Point the board upwind and it flies, as you would expect from such a wide shape. The 36cm fin suits the board well for all-round performance, but if you want even better planing and upwind performance then you could definitely go bigger. As conditions get rougher the control is pretty good with the board staying trimmed down in the gusts and chop. However, as with all boards of this style (wide), when they do eventually lift i.e. the wind gets under them, they do it very suddenly and you have to react quickly to bring them back into line. When you point the board right off the wind for a full speed run, the width does start to become a bit more noticeable making the board harder to ride right off the tail keeping the nose high. To be fair, this is only really noticeable when well powered up, pointing right off the wind and in chop. But in these conditions, you may notice the shoulders catching a little when going over the backs of waves. We found that the mast track worked best a little behind middle, which helped keep the shoulders riding high.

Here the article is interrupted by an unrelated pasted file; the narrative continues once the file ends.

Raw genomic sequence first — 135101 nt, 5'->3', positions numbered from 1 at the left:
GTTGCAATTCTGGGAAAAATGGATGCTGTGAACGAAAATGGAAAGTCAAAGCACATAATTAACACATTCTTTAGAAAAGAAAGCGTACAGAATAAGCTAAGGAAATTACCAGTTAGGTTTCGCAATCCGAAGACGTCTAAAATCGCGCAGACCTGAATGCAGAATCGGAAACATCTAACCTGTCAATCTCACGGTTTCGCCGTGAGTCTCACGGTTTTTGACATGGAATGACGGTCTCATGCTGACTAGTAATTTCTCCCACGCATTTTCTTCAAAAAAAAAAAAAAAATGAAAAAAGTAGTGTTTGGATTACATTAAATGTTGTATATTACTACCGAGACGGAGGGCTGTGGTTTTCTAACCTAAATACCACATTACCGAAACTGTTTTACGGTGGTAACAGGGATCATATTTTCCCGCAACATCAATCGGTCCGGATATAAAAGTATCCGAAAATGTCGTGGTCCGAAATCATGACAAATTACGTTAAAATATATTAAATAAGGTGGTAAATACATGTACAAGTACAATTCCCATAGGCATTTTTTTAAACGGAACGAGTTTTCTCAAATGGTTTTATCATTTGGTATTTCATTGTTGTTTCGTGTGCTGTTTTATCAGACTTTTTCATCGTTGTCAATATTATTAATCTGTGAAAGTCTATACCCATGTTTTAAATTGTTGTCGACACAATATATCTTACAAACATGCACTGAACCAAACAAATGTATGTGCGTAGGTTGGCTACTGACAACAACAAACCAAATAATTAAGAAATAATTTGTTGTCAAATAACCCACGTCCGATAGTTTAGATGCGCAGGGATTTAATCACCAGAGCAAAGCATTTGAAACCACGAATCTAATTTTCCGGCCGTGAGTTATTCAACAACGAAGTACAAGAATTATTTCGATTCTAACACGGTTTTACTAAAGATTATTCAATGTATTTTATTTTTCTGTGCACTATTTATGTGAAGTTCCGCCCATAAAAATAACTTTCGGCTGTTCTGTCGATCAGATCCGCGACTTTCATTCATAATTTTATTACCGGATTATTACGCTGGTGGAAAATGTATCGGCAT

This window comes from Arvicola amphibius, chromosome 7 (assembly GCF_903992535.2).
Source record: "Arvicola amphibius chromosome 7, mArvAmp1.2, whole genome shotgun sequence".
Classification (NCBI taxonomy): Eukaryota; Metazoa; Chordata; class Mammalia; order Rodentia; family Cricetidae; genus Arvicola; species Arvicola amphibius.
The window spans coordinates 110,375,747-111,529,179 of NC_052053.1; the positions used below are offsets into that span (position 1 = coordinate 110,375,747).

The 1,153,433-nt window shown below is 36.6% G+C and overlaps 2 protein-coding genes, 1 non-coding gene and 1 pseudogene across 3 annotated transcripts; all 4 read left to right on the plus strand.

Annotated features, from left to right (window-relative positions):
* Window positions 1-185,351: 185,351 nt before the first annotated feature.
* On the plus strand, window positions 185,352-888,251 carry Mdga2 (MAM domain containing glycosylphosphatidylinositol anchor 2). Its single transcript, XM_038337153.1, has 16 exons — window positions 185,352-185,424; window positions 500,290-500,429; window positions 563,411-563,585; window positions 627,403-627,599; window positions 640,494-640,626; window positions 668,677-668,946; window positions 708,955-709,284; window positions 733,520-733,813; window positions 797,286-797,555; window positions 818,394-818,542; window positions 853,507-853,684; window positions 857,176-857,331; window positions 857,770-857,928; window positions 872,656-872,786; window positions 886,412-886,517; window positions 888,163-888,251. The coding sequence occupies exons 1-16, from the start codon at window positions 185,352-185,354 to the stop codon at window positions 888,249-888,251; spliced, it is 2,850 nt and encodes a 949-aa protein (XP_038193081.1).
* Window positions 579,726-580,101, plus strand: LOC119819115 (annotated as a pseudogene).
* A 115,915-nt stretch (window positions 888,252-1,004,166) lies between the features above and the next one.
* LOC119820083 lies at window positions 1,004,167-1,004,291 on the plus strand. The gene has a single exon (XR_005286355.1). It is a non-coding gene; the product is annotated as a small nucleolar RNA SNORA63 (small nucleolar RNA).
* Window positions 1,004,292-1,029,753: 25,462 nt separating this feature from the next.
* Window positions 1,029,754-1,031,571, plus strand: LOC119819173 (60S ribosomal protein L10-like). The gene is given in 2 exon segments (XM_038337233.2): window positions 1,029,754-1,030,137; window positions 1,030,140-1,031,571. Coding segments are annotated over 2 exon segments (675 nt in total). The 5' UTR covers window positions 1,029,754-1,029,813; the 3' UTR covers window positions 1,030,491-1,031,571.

When it comes to gybing, the Firemove is arguably the best gybing board we have ever sailed of this size. You can bank the board really hard in to the turn with no risk of catching. Most impressively however, where many boards of this size tend to set a line and turn on it, the Firemove remains manoeuvrable and can be banked in even tighter at any point through the turn. It’s no wonder that there are claims about this boards wave riding potential as it really does turn unbelievably well for a board of this size.
So, here we have a new style of freeride board, which planes early, goes upwind well, is comfortable and easy to sail at speed, doesn’t take an experienced rider to get the best from and gybes fantastically. Of course as we discussed above, there are always trade-off’s and in this case it’s mostly to do with absolute top end control in chop. But the truth is that the gains on offer from the Firemove and the style of board that this model has brought to the freeride market, far outweigh the drawbacks and from where I am sitting that’s called progress. The Firemove has created quite a following over the past 12 months or so and having now sailed it, I can definitely see why. Give one a try!